Now a similar situation is playing out in India, and the irony is that many of the same people who could clearly see that the US system is biased against blacks have now taken on the role of the whites when it comes to their own country.

The injustice is startling. Take the earliest example. A man (and it is significant to add that he was Muslim) called Akhlaq Khan was lynched by a (Hindu) mob on the mere suspicion that his family had beef in their fridge. Today, it's still not clear whether or not they had beef in their fridge. But that shouldn't even matter! Even in states where eating beef is illegal, the law does not prescribe the death penalty, and definitely not through mob justice! His lynching is clearly a crime. Yet it's the victim's family that was slapped with an FIR. His assailants got away. Not only that, when one of those attackers later died of unrelated causes, a union minister attended his funeral, and his body was draped in the national tricolour as if he had performed a great sacrifice in the service of his country. To an external observer, this would seem to indicate that India had taken leave of its senses.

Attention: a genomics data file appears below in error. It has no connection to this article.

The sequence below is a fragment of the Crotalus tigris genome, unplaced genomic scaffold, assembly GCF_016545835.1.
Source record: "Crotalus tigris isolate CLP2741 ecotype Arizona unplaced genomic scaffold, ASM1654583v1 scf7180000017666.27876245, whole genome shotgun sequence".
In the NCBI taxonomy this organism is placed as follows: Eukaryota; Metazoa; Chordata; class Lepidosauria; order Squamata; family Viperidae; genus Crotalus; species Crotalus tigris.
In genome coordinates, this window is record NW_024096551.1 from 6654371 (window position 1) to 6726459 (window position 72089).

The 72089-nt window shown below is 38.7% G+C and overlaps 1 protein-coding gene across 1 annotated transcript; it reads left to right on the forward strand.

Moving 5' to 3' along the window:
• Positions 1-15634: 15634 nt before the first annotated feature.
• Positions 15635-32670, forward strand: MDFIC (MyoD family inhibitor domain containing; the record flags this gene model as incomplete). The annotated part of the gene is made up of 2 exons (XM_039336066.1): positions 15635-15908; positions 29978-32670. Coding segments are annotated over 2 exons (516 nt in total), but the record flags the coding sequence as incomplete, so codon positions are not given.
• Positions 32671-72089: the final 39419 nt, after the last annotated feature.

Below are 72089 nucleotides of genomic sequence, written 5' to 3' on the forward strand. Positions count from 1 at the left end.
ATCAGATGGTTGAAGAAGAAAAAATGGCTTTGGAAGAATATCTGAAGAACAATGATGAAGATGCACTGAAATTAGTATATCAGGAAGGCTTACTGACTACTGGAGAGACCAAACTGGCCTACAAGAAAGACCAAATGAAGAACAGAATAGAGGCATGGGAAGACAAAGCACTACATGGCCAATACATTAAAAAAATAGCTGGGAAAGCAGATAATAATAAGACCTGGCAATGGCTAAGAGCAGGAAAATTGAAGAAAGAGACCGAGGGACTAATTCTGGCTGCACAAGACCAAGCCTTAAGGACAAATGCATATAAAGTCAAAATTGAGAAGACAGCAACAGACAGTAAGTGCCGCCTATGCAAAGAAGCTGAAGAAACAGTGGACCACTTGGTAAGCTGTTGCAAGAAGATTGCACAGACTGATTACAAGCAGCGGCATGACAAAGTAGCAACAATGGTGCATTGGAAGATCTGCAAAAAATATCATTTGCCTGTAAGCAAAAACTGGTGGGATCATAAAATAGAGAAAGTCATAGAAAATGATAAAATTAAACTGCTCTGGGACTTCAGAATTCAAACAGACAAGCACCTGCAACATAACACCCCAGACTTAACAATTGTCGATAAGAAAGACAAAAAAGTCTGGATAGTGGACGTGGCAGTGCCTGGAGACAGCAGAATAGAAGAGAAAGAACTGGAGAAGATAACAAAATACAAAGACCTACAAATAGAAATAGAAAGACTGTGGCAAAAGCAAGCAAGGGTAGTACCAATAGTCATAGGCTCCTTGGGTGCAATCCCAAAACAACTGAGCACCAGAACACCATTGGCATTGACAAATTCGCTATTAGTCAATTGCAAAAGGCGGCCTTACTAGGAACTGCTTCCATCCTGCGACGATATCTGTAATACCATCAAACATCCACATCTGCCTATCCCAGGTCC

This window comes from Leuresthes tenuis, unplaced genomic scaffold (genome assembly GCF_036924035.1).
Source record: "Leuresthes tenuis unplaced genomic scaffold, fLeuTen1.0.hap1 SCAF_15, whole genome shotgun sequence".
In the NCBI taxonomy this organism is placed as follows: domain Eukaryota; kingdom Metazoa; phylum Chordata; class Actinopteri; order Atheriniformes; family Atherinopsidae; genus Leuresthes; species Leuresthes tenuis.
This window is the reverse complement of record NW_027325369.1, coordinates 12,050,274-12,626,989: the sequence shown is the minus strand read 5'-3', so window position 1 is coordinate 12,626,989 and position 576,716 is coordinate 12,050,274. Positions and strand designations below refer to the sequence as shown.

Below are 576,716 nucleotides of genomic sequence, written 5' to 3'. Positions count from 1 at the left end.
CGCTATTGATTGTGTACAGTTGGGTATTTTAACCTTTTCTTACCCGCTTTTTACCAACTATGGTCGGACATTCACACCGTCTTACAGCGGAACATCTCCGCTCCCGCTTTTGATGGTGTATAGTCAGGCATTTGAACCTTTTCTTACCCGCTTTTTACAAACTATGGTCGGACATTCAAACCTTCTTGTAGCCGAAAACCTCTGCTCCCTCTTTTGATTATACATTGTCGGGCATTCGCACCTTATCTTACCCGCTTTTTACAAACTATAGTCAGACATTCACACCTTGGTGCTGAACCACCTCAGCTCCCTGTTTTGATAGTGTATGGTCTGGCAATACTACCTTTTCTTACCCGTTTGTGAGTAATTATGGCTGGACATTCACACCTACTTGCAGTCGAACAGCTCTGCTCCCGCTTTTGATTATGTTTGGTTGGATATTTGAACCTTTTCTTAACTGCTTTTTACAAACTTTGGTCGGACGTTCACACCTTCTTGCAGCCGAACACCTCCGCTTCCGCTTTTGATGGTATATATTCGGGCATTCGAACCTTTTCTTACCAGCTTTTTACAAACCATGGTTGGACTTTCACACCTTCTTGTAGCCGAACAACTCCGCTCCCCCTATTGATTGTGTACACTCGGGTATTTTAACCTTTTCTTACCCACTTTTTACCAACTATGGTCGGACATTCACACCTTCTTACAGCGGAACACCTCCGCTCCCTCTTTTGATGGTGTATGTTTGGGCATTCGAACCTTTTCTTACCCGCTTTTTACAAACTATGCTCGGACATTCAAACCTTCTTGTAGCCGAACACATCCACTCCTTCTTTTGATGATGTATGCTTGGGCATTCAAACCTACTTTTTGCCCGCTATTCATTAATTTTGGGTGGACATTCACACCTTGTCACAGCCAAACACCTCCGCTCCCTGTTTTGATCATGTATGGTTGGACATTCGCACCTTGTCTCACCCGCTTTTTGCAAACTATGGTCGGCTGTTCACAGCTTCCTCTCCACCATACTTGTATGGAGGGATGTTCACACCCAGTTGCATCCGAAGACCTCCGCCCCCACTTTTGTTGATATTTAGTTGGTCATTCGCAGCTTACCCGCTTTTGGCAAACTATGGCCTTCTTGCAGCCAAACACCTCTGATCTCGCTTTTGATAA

Full state honours for a member of a lynch mob

Not only that, even when the case gathered international headlines, the prime minister, who tweets about every inconsequential thing, remained silent for days. When he finally spoke on the issue, it was to utter a platitude: Hindus and Muslims must fight poverty instead of fighting each other. He reduced a mob lynching to a case of two groups fighting each other!

This is why Modi is considered a dog-whistling weasel.

Since then, there have only been more such cases, and they have garnered (unfavourable) international attention.

In response, we have a peaceful, home-grown protest movement called "Not In My Name". It shows that not all of India has fallen prey to this "mad cow disease". Yet even this peaceful protest seems to have outraged some people.

The chart in the image above is India's equivalent of "All Lives Matter". And it's mainly Hindus who take this position that the whole issue is being overblown, and everything is hunky-dory.

Well, they may think they are correcting an imbalance, but to the rest of the world, they come across as entitled, privilege-blind people.